What do you do when one of your main stars declines to return for a sequel to your hit film? Push ahead with the sequel anyway, so answered the producers of 2 Fast 2 Furious. The result could have been very much a direct to video quality sequel with the budget of a theatrical release. Fortunately, a director who understands what made the original film work so well, in addition to a charismatic cast collectively make 2 Fast 2 Furious a worthy sequel and a stand alone film in its own right. It’s certainly not high art, and any semblance of a logical narrative has been deliberately tossed out the window in favour of mindless entertainment. And that’s okay, because this movie, while not as memorable or unique as The Fast and the Furious, is still a lot of silly fun. The characters are just as likable, and there is tons of style to spare.
Now in Miami, ex-LAPD officer Brian O’Connor (Paul Walker) is recruited by undercover U.S. Customs Service agent Monica Fuentes (Eva Mendes) to bring down the city’s biggest drug lord, Carter Verone (Cole Hauser). To help him, O’Connor teams up with an old rival, Roman Pearce (Tyrese Gibson) and a new friend, Tej (Ludacris). This premise opens up so much potential for the filmmakers to add in the cars, the high stakes action, and the comically self-aware dialogue that made the first film so much fun. Yet despite some pretty cringe worthy lines and senseless plot points, there is a rather small gap between potential and execution, which means fans of the original movie will find enough here to keep them entertained.
Paul Walker and Tyrese share good chemistry. The way they’re able to play off each other’s performances make their characters instantly likeable. Tyrese, in particular, provides a lot of good comic relief as his character always has a comeback or a thought to share.
O’Connor: You know when he gets out he’s gonna kill your ass.
Roman Pearce: Yeah, he’s not getting out. He’s not getting out right?
The supporting cast members are fun to watch. The shame is that their performances are inconsistent. For example, Devon Aoki, who plays Suki says her lines like she’s reading off cue cards. She shows no emotion or any semblance of sass to get across already clunky written lines. This is particularly disappointing because her character is the only female street racer we see. So much could have been done with this character, but Aoki wastes the potential, and the script regulates her character to a mere love interest for someone else. If Robert Rodriguez saw 2 Fast 2 Furious, he could easily be forgiven for casting Aoki in an entirely dialogue-free role for Sin City. Audiences will suspect Ludacris, Eva Mendes, and Cole Hauser as merely taking a paycheck because while their presence is welcome, their performances are simple and rather uninvolving. It falls almost completely on Walker and Tyrese to hold this movie together.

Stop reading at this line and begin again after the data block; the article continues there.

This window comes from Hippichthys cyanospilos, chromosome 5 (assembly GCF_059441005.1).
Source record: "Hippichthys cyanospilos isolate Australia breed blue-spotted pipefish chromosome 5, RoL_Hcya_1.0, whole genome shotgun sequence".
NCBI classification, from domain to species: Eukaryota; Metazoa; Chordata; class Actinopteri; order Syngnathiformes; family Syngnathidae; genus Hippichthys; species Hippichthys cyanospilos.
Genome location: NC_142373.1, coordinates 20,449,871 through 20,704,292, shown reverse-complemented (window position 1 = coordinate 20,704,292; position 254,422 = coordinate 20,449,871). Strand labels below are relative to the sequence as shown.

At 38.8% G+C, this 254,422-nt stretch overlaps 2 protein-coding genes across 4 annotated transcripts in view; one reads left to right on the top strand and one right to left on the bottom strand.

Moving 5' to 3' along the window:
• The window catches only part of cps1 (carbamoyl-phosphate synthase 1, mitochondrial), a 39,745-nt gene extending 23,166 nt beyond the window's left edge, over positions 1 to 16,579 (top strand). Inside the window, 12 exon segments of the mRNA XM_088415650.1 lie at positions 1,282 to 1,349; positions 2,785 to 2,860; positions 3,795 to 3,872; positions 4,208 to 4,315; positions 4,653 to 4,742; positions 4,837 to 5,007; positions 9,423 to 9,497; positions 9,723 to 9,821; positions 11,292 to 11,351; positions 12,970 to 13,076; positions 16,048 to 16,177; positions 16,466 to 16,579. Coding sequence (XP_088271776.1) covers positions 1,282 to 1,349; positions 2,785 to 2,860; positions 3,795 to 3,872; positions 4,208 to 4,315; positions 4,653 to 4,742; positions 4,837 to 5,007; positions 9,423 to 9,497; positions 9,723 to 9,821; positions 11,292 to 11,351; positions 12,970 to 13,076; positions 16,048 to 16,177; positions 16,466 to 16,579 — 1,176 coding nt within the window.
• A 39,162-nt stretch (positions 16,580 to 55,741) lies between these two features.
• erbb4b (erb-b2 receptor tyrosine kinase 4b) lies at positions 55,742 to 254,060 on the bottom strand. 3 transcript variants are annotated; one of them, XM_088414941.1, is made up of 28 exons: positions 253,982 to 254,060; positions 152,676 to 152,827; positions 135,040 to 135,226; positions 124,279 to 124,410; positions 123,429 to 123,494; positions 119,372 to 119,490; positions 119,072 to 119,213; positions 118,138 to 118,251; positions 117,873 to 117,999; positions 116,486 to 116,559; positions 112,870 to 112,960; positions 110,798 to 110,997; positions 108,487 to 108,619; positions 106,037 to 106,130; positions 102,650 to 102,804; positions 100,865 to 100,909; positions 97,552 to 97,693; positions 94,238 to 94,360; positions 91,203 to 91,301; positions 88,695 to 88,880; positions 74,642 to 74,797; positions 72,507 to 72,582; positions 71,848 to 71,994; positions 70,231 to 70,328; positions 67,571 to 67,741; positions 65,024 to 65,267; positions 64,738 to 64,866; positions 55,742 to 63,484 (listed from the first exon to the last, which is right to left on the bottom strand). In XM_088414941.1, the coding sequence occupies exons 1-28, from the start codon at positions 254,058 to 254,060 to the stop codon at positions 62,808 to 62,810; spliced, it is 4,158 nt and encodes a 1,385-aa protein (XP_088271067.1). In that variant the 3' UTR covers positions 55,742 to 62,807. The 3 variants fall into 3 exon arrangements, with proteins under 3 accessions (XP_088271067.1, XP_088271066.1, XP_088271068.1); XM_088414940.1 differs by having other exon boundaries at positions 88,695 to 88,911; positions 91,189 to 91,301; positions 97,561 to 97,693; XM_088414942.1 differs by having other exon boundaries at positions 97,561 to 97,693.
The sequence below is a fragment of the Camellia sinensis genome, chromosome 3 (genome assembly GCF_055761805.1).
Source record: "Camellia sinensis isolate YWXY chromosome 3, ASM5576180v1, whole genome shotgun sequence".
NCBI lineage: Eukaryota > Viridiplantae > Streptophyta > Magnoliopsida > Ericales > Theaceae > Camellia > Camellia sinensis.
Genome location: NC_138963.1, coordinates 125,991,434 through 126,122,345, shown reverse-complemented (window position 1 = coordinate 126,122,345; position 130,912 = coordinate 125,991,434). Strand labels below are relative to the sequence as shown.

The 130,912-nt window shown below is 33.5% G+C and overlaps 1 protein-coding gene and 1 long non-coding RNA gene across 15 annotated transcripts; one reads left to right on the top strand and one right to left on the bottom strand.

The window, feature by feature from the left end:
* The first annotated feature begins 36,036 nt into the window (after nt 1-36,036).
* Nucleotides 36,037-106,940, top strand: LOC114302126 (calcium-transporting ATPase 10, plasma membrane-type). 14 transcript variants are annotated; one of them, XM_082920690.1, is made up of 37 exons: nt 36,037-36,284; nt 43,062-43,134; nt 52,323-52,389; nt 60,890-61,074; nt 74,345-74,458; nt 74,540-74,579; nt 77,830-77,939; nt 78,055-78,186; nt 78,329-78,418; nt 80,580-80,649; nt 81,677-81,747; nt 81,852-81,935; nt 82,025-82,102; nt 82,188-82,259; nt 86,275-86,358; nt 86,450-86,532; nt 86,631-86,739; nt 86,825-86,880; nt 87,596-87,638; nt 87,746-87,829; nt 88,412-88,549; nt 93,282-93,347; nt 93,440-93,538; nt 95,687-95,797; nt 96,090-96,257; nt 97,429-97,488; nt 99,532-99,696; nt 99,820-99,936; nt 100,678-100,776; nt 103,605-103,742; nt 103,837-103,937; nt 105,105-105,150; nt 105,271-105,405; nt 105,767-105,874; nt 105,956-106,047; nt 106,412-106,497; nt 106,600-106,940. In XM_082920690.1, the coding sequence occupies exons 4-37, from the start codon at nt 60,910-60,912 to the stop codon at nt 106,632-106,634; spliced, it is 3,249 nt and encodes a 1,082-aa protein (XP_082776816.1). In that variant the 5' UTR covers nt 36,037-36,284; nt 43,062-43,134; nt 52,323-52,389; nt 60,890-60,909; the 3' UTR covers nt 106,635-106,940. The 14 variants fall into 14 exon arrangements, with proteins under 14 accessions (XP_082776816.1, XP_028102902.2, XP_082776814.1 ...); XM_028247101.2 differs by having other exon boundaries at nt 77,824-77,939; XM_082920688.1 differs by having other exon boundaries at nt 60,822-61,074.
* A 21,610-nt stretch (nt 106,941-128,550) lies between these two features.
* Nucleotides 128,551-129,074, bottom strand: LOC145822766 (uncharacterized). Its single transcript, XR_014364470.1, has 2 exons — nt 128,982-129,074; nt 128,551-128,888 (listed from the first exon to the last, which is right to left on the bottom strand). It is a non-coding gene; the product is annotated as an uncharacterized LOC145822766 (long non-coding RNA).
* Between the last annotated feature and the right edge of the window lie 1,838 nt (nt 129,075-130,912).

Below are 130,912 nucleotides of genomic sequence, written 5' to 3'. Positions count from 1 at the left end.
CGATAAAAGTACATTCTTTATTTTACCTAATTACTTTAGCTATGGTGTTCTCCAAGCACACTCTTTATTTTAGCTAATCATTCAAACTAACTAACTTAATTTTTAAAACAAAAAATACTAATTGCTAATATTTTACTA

Like The Fast and the Furious, 2 Fast 2 Furious aims to entertain with fast cars and high octane car chases. Director John Singleton makes every frame as flashy and as colourful as he can, from matching the paint job on the cars with what the drivers are wearing to vibrant day shots of lush Florida scenery, the film looks gorgeous if nothing else. Generally, it’s a no brainer as to what the outcome of the races or chase scenes will be, but unlike The Fast and the Furious, not everything is won by just hitting the nitrous oxide button at the right time. There is one particular tag team drag race scene that balanced realism with a character’s unconventionally intelligent idea to defeat two much more powerful and faster cars. As for the other action scenes, well, they frequently defy logic, but in a way that will have you smiling at the sheer stupid fun around you.
It’s a real credit to the film that the director of Boyz in the Hood helmed this sequel. Without any of the original cast, save for Walker, he still managed to make this whole ordeal feel necessary and engaging. Even Verone’s recruiting policy, which is essentially about hiring trained drivers in order to test their ability to move product, is filled with ulterior motives that manage to hold you in suspense. 2 Fast 2 Furious feels like it was an obligatory sequel. It doesn’t quite match the spirit of its predecessor. But Tyrese provides a lot of new energy in replace of Vin Diesel. The script ensures that we will get many shots rotating around cars and gorgeous women. And the plot, while about as silly as the first one, allows the characters to find the right chemistry and make the movie a ton of fun, which it is.
- - Tyrese's comic relief balances out every scene he's in
- - Devon Aoki wastes the potential to give the film's only female street racer some personality